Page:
Every 2,000 hours of operation, check the quality and viscosity of the oil. To do so, obtain an oil sample and have your oil supplier analyze it. The supplier will be able to provide a complete profile detailing the oil's condition and, as a result, will recommend replacing or filtering the oil.
The following should be performed during the 2,000-hour maintenance check:
Clean the tank and the suction filters thoroughly before filling. There are usually two filters to clean: the screener filter located on the pump inlet and a high-pressure filter at the pump outlet.
Clean or replace filters. When changing and mounting the filters, pay attention to purity. Filters that have been exposed to a dirty environment should not be used.
Check the air filter on the oil tank cover. This filter usually is cleaned with compressed air, but depending on the shop environment, may need a more rigorous cleaning.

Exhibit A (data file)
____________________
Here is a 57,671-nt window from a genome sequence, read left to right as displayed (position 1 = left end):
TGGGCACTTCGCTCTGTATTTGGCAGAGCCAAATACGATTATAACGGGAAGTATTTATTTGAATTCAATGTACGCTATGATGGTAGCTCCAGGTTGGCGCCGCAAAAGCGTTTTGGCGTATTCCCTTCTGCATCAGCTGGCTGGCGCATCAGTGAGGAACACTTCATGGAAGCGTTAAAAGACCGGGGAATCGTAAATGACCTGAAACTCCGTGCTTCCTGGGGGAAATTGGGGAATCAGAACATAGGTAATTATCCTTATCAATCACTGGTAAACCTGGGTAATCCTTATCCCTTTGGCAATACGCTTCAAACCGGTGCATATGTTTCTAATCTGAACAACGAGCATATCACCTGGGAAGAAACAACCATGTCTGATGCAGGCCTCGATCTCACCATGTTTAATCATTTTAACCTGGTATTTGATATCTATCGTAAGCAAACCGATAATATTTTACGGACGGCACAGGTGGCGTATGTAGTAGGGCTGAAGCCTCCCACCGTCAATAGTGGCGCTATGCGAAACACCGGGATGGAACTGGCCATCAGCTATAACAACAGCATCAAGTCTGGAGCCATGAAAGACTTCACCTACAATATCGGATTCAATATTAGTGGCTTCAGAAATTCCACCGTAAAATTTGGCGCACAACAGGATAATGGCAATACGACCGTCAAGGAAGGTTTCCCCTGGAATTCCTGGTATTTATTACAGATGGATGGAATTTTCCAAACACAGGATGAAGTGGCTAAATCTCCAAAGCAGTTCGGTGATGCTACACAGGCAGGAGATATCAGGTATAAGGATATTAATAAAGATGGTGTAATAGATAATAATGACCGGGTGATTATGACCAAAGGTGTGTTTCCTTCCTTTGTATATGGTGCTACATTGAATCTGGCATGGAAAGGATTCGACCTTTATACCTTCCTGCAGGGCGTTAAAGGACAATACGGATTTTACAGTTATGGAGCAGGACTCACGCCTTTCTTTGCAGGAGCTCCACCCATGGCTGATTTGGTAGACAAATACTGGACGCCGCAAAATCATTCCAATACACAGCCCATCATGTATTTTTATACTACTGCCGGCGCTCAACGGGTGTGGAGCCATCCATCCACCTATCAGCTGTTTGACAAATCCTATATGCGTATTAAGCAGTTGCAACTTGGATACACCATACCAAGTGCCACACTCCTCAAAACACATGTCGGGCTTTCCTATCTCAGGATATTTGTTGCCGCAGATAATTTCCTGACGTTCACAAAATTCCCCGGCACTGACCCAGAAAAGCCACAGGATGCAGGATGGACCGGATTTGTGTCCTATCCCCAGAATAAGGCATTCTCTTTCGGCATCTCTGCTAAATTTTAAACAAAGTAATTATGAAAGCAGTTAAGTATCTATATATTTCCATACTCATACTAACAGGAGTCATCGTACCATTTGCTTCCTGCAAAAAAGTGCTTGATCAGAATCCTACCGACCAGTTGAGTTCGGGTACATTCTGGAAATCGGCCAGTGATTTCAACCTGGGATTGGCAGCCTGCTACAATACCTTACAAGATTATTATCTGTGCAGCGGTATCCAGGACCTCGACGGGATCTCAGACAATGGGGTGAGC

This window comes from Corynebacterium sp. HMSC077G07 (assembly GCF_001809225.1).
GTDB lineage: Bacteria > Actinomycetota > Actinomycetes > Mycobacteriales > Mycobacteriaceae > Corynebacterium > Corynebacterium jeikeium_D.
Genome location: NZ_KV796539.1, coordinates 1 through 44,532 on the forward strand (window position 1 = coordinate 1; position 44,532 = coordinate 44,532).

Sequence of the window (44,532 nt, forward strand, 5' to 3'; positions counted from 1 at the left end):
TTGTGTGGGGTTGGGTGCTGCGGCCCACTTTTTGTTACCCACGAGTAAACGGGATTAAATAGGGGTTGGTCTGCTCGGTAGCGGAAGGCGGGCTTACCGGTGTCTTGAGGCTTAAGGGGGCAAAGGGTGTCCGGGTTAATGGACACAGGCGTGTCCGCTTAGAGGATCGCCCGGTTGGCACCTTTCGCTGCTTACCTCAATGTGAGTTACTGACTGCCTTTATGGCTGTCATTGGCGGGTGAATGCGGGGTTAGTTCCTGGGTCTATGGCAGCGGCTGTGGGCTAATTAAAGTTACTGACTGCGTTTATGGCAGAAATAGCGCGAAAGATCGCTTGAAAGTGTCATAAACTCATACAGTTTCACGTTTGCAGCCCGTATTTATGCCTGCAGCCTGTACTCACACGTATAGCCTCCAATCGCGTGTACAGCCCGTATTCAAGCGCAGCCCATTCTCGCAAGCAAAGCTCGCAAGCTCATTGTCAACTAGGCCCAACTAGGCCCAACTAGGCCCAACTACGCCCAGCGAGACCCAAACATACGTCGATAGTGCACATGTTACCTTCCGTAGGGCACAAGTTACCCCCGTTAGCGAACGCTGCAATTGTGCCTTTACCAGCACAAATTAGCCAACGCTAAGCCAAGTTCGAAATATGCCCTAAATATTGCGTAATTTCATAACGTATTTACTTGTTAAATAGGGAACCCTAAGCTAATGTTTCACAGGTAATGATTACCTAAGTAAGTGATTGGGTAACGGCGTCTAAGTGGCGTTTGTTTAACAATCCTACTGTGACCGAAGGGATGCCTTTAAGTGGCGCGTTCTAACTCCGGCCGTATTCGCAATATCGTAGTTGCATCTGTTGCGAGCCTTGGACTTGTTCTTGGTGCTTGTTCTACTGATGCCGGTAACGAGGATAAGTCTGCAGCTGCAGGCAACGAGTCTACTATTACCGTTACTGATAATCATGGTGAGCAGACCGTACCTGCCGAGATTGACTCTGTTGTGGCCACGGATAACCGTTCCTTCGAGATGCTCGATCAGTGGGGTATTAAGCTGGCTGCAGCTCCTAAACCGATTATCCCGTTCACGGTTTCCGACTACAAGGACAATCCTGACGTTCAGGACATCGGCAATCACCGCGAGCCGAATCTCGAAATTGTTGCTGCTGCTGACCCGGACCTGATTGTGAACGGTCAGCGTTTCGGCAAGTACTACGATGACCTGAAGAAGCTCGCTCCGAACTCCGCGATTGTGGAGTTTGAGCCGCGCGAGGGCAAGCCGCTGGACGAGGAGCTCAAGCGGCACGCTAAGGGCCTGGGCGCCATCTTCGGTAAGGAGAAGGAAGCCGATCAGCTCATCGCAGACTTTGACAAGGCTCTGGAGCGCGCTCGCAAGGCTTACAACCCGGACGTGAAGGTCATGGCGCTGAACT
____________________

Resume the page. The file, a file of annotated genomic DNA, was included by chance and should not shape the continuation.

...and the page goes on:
The oil used in a hydraulic circuit equipped with servo valves must have a cleanliness of 5 microns. Always use oil with similar characteristics of the oil types recommended by the press brake manufacturer. This does not apply to press brakes that have proportional valves instead of servo valves.
Check the pump and pressure relief valves for maximum pressure. The number of valves to inspect depends on the size of the press brake and the options it has. Under no circumstance should the maximum pressure exceed the manufacturer's specification.
Most modern press brakes have a built-in, on-screen warning device that indicates when maintenance is required (see Figure 2). This built-in device activates when the oil temperature is too high or too low or when the oil filters need replacement.
Other items to consider when maintaining the hydraulic circuit are the hydraulic pump and connection components.
The condition of hydraulic connections, including lines and hoses, should be checked once a year, as these items may be damaged because of friction or age. It is most important to prime the air out of the hydraulic system after each maintenance intervention to avoid damage to pumps and other components.